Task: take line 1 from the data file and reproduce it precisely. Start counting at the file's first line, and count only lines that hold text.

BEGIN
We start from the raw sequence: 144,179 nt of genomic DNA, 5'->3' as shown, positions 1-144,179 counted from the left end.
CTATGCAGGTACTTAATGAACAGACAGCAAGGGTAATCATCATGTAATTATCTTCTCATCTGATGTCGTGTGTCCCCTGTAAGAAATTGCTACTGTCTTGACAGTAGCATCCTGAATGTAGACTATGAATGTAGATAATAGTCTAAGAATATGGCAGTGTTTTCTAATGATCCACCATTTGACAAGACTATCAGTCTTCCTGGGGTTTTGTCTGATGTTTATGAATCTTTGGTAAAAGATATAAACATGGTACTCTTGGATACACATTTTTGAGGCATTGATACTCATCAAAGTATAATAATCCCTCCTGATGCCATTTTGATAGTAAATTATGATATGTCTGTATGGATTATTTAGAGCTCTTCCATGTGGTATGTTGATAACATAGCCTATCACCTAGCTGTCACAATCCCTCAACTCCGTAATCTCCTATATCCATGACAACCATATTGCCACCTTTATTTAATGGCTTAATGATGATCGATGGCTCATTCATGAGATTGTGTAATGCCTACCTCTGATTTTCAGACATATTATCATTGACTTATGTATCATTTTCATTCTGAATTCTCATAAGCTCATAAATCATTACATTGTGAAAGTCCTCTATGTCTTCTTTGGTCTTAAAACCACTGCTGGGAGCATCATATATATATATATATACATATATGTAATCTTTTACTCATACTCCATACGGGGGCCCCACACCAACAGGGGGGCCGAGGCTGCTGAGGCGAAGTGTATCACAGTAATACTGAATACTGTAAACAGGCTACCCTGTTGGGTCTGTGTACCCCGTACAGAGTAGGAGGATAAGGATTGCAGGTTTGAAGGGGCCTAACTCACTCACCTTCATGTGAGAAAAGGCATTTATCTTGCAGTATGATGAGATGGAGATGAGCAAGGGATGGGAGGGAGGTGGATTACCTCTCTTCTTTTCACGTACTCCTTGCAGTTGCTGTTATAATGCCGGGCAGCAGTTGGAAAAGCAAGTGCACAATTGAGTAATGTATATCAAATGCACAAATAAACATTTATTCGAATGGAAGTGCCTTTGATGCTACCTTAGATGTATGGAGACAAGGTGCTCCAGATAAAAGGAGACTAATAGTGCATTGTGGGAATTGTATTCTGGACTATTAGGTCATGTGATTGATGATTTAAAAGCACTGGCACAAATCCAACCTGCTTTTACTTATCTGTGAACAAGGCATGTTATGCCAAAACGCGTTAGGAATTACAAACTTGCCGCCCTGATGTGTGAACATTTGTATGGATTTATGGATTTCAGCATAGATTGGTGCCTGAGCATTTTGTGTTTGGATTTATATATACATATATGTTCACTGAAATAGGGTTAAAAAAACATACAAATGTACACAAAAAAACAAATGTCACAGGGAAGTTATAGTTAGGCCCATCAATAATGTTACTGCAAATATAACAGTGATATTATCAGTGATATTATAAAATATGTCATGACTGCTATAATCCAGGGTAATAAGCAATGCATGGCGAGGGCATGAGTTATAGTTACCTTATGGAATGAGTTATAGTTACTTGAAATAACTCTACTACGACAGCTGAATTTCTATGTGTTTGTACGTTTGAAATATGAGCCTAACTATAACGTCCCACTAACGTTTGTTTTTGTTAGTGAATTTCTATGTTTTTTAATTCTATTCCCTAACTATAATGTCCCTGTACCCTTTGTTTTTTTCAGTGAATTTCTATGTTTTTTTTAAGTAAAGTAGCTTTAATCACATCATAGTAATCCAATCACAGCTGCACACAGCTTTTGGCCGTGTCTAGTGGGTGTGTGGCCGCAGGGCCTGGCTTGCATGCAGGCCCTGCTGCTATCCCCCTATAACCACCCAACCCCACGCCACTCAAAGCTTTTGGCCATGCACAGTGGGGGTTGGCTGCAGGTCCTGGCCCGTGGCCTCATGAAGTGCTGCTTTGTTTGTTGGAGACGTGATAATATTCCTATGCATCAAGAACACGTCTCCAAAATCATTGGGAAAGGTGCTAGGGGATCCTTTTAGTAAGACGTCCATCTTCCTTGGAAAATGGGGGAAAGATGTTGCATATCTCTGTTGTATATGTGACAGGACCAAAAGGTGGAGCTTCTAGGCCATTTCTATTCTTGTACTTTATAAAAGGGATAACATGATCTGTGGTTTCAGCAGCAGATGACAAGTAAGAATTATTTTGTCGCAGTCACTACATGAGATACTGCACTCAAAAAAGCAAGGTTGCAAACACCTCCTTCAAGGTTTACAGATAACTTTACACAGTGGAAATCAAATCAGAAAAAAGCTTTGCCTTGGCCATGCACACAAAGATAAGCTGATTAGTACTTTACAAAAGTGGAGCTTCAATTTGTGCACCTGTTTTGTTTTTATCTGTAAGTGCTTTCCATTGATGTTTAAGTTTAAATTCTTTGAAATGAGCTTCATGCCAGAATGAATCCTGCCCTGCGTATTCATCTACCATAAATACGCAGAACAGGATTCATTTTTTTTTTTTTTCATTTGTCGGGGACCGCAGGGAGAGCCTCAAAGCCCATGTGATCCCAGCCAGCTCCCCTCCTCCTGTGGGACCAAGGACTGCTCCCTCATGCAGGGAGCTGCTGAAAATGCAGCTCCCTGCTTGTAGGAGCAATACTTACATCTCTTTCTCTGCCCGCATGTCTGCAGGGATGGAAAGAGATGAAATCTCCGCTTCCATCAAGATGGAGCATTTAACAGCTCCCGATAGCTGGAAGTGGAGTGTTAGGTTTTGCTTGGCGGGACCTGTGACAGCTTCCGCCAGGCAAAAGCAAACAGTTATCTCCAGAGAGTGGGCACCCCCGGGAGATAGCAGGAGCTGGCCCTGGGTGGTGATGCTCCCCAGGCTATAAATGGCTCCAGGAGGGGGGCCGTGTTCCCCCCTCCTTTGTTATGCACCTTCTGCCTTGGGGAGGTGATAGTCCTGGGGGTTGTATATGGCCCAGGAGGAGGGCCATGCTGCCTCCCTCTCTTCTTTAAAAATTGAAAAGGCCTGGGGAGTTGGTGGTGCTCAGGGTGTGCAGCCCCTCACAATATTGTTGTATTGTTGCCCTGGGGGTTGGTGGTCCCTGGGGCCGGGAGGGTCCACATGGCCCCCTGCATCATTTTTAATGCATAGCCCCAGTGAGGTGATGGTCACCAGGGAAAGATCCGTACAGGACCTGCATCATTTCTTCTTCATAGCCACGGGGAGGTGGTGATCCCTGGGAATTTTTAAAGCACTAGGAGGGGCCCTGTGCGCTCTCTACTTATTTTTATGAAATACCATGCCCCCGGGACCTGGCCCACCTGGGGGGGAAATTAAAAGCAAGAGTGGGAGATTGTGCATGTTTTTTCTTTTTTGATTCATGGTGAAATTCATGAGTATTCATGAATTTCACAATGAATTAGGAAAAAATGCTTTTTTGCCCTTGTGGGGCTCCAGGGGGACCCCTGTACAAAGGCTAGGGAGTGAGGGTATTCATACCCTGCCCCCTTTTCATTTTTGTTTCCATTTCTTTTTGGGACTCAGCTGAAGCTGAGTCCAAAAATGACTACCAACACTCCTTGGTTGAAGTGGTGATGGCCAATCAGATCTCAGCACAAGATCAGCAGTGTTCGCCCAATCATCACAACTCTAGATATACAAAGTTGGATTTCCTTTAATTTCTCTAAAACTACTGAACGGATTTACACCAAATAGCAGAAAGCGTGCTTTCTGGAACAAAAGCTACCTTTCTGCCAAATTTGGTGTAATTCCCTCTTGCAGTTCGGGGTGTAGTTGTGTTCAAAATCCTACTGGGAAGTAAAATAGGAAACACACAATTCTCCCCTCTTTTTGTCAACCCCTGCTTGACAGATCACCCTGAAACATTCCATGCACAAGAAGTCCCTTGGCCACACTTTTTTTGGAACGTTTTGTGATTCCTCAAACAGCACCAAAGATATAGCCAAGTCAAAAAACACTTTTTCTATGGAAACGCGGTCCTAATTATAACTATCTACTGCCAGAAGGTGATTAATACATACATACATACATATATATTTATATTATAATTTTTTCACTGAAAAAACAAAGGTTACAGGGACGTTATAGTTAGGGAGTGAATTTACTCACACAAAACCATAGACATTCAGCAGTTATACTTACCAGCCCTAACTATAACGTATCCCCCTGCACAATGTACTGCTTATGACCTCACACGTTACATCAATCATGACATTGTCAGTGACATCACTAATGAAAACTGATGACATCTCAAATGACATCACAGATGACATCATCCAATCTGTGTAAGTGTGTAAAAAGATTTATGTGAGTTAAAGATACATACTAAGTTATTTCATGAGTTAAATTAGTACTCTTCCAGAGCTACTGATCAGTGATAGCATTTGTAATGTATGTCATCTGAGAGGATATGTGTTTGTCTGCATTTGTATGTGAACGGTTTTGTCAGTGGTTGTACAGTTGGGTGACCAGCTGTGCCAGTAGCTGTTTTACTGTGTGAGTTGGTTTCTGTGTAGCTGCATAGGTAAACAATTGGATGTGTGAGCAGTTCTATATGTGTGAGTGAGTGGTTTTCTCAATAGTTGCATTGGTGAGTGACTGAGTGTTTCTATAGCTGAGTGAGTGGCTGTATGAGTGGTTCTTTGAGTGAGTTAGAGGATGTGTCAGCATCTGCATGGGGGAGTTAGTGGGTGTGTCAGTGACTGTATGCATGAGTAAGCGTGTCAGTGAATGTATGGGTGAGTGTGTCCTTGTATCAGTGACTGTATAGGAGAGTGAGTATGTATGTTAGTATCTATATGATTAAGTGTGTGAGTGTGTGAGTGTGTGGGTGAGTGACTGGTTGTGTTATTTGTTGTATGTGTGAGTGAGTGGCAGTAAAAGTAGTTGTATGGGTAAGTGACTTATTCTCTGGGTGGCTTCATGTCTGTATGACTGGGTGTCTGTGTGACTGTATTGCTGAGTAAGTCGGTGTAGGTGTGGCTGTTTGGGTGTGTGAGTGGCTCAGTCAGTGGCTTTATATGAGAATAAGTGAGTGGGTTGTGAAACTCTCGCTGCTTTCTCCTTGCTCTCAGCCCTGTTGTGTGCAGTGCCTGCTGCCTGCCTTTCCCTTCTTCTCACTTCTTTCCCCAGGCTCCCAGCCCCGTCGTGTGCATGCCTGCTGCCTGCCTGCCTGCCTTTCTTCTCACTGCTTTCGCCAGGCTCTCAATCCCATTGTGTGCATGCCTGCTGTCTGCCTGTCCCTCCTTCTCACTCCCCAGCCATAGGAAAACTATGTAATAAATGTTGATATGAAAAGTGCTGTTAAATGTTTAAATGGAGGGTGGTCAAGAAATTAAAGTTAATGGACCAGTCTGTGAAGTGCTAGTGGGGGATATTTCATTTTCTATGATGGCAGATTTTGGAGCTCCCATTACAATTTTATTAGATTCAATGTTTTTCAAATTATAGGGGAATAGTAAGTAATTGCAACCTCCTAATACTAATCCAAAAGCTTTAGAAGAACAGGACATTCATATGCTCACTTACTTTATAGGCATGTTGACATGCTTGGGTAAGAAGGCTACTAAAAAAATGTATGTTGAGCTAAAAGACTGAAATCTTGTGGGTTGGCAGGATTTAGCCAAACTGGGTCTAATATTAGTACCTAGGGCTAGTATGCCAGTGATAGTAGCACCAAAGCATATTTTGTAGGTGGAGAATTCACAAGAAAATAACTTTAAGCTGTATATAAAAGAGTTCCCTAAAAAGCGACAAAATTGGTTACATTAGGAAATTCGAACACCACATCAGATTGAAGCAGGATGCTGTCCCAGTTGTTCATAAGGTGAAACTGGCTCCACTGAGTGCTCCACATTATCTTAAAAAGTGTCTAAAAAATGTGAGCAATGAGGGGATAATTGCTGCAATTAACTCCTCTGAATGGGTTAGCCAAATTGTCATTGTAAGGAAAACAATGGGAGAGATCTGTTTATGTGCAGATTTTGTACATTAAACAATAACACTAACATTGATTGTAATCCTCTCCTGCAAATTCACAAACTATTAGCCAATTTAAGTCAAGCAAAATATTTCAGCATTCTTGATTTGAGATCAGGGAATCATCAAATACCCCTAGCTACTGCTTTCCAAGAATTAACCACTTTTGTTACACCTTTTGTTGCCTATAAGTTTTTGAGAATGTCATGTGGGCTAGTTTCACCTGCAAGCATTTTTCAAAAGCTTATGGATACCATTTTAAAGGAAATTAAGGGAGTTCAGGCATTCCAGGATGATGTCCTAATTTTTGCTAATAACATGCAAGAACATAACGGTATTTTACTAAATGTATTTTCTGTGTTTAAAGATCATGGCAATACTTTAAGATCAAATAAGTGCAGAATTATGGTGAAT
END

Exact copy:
We start from the raw sequence: 144,179 nt of genomic DNA, 5'->3' as shown, positions 1-144,179 counted from the left end.